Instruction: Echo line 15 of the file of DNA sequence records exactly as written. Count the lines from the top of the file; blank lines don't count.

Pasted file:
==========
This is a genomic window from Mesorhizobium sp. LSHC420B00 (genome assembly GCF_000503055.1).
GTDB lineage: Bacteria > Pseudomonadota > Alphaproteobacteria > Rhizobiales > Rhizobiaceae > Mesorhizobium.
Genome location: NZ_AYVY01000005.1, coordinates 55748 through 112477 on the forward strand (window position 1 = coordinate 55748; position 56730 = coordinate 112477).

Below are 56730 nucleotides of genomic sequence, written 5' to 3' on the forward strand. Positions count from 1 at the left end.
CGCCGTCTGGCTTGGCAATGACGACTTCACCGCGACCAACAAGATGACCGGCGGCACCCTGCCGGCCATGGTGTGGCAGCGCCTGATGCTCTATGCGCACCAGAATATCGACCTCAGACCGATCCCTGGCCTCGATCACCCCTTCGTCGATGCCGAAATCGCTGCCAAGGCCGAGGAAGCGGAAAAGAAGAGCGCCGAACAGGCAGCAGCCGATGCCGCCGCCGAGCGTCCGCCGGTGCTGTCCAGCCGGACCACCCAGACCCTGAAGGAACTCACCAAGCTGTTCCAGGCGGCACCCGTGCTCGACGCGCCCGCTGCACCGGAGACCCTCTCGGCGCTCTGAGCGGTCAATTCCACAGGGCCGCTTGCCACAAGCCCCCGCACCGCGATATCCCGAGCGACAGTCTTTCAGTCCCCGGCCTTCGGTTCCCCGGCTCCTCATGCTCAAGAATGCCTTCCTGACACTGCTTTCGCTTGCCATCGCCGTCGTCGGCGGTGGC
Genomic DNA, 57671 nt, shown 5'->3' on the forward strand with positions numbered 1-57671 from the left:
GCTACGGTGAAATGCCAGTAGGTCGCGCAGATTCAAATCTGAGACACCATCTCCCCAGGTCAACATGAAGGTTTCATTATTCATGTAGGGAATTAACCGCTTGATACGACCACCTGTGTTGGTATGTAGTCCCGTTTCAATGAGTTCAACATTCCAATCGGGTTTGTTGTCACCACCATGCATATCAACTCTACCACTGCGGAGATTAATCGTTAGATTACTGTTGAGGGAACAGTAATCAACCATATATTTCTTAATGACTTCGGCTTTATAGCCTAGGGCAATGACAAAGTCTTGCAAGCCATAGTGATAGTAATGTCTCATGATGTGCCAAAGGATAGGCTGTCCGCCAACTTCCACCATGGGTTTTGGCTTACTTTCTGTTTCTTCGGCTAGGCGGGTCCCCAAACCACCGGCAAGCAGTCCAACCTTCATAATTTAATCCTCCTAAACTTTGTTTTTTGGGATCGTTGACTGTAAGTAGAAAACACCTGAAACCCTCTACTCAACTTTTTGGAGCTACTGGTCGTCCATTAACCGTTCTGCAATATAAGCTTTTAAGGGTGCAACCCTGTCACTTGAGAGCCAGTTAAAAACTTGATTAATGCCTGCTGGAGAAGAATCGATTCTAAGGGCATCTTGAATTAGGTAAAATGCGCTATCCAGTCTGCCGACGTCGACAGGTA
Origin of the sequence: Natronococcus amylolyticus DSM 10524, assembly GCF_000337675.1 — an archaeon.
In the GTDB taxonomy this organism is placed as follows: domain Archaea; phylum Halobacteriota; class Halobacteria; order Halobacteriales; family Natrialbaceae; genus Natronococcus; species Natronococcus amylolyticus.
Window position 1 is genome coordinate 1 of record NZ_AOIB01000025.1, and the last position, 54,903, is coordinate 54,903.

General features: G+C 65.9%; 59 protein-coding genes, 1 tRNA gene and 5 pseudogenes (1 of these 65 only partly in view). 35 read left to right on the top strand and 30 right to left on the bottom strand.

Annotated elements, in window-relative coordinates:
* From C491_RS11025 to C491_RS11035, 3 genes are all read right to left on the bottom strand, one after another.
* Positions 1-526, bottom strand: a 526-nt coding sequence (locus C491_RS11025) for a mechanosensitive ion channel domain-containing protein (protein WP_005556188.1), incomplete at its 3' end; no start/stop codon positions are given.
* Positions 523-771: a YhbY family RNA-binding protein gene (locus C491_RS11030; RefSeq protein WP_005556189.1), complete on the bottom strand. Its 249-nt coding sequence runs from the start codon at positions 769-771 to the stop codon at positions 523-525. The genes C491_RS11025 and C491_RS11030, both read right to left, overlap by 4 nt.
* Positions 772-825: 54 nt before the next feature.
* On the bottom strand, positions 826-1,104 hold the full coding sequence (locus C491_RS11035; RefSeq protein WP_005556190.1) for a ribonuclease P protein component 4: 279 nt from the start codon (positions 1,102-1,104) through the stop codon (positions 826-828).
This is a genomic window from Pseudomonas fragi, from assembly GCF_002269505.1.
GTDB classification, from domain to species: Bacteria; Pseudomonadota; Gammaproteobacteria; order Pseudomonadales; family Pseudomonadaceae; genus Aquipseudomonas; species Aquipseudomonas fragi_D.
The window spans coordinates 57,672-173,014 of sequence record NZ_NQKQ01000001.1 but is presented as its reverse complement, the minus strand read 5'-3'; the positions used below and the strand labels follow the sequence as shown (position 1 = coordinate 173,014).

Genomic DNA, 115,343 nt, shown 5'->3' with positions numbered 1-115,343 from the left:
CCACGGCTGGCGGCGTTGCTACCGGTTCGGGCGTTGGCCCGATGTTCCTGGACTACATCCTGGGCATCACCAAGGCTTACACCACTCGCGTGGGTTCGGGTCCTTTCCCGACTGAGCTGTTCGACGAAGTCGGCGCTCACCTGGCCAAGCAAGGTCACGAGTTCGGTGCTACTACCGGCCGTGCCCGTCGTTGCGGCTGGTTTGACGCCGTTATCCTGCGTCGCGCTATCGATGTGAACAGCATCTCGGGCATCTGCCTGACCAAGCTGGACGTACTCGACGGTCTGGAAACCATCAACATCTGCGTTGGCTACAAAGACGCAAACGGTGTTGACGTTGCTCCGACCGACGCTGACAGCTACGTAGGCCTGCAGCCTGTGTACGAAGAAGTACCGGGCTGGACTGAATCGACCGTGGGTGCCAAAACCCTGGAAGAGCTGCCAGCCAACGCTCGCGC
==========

* Positions 523-771: a YhbY family RNA-binding protein gene (locus C491_RS11030; RefSeq protein WP_005556189.1), complete on the bottom strand. Its 249-nt coding sequence runs from the start codon at positions 769-771 to the stop codon at positions 523-525. The genes C491_RS11025 and C491_RS11030, both read right to left, overlap by 4 nt.